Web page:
Dr. Yeh explores innovative treatments for eye inflammation

by John Keenan, UNMC strategic communications | March 04, 2022

Image with caption: Steven Yeh, MD

Steven Yeh, MD

Steven Yeh, MD, has always been interested in infectious disease and the immune response.

His commitment to working on treatments for infectious diseases of the eye is one reason he came to the medical center’s Truhlsen Eye Institute after a decade at Emory University in Atlanta. He was lured by the Global Center for Health Security and the National Emerging Special Pathogens Training and Education Center.

"I was drawn to the collaborative environment and also the opportunity to work with UNMC specialists in infectious disease, immunology, public health, and ophthalmology, particularly with the support of leadership within the Global Center for Health Security, which cuts across multiple disciplines" he said. "It is an opportunity to explore how we think about vision health on a global level and also understand future pandemic threats."

The Stanley Truhlsen Jr. Endowed Chair in Ophthalmology, Dr. Yeh’s own research is on the cutting edge of uveitis treatment, studying diseases in the U.S. and more resource-limited settings.

Uveitis, a form of eye inflammation, "is a comparatively rare condition compared to other ophthalmic diseases," Dr. Yeh said. "But the inflammation related to uveitis can be vision threatening, and there can be infectious diseases and also autoimmune diseases that can result in inflammation isolated to the eye."

Multiple diseases of the eye have traditionally been treated with injection into the vitreous, the center of the eye. Near the end of 2021, Dr. Yeh and physicians across the U.S. who treat uveitis received word on the FDA approval on a new drug for suprachoroidal use for the treatment of macular edema associated with uveitis. (The suprachoroidal space is located between the sclera and the outer border of the choroid.) The drug was studied in the multicenter PEACHTREE Study, for which Dr. Yeh served as principal investigator.

"With higher levels of medicine that enter the space underneath the sclera, you achieve high levels of drug within the retina and the choroid and reduce medication that goes to structures within the front of the eye," Dr. Yeh said. "These drug kinetics can improve your efficacy signals while reducing the side effects - such as cataracts and glaucoma -- that can occur when steroid is concentrated in the front of the eye."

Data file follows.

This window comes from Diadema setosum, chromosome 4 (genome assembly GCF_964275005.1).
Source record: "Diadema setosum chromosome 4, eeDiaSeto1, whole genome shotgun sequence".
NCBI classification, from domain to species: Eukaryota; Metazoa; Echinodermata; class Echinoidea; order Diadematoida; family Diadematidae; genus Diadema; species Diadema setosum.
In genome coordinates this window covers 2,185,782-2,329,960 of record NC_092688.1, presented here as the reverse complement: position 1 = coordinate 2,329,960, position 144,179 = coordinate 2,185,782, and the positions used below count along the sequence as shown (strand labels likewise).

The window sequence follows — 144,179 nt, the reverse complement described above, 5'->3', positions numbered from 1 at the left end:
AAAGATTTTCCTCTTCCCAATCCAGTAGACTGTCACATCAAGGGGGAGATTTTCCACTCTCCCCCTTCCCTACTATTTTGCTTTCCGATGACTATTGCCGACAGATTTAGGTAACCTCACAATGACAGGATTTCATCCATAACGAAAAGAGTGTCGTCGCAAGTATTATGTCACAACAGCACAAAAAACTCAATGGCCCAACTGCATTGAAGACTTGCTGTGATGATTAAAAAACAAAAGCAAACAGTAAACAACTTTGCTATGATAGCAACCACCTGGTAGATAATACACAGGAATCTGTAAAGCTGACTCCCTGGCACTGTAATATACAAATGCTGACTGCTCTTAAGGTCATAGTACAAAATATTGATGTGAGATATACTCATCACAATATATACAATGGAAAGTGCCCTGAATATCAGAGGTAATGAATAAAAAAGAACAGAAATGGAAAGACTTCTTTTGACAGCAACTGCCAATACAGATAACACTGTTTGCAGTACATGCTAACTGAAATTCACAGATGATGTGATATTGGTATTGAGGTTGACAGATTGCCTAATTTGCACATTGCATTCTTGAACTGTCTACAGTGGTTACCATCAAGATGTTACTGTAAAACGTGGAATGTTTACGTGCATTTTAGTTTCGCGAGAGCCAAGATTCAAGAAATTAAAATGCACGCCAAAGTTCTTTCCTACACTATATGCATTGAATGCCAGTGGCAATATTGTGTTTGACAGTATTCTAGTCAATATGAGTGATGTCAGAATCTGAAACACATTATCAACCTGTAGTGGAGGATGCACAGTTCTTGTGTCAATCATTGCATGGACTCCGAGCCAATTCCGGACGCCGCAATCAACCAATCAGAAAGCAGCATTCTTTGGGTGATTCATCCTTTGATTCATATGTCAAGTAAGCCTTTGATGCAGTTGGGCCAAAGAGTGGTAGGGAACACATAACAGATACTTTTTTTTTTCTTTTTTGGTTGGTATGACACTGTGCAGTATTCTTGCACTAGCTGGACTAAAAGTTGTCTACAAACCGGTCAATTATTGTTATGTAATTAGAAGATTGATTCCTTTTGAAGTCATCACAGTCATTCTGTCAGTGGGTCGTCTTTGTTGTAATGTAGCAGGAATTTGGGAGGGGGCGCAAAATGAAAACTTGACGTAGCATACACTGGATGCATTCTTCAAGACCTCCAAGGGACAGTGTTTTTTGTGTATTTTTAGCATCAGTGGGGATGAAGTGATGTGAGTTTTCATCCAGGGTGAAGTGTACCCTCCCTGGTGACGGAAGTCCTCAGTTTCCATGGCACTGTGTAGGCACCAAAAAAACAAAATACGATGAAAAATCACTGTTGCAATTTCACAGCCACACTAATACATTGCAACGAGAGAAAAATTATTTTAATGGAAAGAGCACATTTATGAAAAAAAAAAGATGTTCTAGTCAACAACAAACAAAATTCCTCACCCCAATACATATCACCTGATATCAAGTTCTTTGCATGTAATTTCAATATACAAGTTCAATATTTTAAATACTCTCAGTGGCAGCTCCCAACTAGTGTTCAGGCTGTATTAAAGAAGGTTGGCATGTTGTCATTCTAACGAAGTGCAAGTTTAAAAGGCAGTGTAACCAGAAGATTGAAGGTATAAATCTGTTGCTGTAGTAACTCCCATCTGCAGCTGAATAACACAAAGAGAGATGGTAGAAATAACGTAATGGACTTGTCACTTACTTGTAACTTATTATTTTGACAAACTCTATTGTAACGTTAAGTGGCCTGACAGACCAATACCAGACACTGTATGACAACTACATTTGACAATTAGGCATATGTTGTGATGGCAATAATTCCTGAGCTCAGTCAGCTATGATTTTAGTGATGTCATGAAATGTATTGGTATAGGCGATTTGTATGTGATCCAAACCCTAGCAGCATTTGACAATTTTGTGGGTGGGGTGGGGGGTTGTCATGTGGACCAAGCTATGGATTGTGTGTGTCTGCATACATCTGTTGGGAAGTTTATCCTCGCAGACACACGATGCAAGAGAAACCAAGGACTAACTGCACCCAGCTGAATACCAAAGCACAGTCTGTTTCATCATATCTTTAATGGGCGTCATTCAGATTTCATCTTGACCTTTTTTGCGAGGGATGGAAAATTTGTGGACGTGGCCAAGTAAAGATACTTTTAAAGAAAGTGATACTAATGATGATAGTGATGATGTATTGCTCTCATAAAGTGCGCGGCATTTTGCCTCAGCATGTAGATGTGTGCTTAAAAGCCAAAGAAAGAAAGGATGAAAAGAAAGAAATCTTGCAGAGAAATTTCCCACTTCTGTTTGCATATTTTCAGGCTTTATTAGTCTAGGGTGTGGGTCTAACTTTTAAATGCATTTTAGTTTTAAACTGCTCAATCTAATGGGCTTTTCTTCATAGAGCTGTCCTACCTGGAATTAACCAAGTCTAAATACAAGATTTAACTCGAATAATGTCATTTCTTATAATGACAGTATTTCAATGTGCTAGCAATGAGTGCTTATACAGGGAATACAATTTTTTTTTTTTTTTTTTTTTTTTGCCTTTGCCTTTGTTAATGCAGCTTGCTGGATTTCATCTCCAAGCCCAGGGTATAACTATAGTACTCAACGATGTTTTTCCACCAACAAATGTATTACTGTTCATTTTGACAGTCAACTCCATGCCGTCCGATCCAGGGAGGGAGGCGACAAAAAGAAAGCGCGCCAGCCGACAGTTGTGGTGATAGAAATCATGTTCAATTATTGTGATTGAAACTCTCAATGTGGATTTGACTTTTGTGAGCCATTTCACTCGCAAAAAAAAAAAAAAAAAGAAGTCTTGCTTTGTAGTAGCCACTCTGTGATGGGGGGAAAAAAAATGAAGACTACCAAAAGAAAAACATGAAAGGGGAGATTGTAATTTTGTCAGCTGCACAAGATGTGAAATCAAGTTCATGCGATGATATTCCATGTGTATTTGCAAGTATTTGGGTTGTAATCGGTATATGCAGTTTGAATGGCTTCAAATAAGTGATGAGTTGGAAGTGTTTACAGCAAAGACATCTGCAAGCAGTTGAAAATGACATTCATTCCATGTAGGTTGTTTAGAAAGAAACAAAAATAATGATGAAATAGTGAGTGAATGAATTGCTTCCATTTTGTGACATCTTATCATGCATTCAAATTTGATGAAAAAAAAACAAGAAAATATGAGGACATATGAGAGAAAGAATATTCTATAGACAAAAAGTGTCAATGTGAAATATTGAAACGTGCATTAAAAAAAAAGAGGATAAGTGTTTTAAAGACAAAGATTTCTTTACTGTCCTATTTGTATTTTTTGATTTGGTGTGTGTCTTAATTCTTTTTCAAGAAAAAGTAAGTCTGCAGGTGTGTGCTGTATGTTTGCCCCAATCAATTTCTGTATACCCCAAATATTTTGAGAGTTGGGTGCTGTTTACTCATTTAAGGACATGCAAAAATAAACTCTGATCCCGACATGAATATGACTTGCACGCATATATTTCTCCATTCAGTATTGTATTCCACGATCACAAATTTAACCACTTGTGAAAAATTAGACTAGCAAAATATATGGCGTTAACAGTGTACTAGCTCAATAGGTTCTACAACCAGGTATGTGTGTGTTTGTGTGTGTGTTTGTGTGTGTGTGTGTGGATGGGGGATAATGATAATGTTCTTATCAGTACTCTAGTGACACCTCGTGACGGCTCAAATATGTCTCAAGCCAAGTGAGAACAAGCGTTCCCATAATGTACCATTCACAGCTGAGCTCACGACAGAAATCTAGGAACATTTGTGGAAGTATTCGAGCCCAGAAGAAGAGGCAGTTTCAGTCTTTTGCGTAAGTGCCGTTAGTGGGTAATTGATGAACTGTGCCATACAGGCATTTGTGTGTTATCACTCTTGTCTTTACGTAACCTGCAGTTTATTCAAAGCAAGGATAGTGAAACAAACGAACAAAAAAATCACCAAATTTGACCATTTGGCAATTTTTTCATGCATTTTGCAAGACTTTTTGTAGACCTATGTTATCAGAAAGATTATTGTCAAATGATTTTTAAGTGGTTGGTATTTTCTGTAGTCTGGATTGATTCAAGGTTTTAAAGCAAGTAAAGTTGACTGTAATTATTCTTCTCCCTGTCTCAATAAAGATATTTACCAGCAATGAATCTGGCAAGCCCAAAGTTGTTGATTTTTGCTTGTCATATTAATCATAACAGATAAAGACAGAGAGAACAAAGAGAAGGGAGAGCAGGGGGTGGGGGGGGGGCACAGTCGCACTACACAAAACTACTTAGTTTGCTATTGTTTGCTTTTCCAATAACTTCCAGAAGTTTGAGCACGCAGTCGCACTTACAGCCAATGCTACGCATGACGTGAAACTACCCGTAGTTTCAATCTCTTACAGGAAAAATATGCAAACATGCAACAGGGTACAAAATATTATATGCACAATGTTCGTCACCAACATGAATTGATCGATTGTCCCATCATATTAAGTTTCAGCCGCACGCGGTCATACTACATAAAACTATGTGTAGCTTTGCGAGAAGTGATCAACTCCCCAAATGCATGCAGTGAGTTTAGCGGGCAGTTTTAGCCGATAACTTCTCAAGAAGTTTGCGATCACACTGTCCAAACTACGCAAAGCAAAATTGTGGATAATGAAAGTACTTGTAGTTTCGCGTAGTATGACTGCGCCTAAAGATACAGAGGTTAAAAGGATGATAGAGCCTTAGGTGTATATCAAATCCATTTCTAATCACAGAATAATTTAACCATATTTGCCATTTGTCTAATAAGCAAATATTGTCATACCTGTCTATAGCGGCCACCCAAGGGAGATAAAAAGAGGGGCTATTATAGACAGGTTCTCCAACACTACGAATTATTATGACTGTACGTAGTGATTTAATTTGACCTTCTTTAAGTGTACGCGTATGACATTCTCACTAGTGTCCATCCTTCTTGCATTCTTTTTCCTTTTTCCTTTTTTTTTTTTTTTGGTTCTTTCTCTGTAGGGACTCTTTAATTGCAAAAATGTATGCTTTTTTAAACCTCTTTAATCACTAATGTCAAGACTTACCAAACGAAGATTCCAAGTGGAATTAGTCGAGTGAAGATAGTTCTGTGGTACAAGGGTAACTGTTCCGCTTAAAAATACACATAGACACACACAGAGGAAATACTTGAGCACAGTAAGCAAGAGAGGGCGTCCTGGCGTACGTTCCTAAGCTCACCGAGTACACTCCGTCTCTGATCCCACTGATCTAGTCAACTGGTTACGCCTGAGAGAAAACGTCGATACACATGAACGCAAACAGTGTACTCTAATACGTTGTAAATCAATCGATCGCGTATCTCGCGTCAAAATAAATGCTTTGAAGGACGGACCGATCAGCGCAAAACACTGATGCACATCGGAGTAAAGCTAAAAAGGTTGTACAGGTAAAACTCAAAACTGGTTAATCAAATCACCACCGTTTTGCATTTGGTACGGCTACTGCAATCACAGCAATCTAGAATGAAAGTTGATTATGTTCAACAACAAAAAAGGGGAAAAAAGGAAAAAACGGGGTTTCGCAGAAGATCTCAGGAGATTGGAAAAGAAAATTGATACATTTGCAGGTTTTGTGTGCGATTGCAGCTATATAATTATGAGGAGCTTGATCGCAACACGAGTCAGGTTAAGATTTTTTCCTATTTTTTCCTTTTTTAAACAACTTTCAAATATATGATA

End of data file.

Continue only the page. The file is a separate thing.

Besides the drug itself (triamcinolone acetonide injectable suspension) being effective, the drug delivery system holds promise, Dr. Yeh said.

"There are now several different eye diseases where physicians are investigating suprachoroidal drug delivery. These include macular degeneration, diabetes or tumors of the eye," he said. "We’re hoping that this technology will be helpful for patients with eye diseases besides uveitis in the future, as well."  

Dr. Yeh is working with promising medications in collaboration with Chris Conrady, MD, another recent UNMC ophthalmologist, to build a retina and uveitis service at TEI for patient care and research that is unique to UNMC within the Great Plains region.

Dr. Yeh also studies uveitis in Ebola survivors.

"Our research team is NIH funded for a program that looks at eye disease in Ebola survivors," he said. "Up to 25% of individuals who survived Ebola will develop potentially blinding uveitis. Our clinical team provided care for one of the first U.S. Ebola survivors who developed sight-threatening uveitis, and we identified Ebola virus inside his eye after it had cleared the rest of his body. As a result of that finding, we studied this problem extensively and received a NIH grant for work in West Africa."

Dr. Yeh said he is pleased to be working at TEI with Ronald Krueger, MD, the McGaw Professor and Chair and director of the Stanley Truhlsen Eye Institute.

"Dr. Krueger has a strong vision for what the Truhlsen Eye Institute can accomplish from a global ophthalmic health perspective and that aligned and resonated with what I was interested in in terms of overall mission," he said. "With a fusion of thinking about the training platform for teaching suprachoroidal drug delivery, first in the U.S. and then potentially globally, but also learning about disease in a global health setting, the Truhlsen Eye Institute and UNMC are well-positioned to be at the forefront of cutting-edge ophthalmic work in the years ahead."

Comments
Rao Chundury
March 04, 2022 at 2:11 PM

An honor to work with you!

Ruth scott
March 04, 2022 at 9:17 AM

A brilliant physician making a brilliant move. Thanks for coming to UNMC!! I hope this is the BEST decision you ever made!!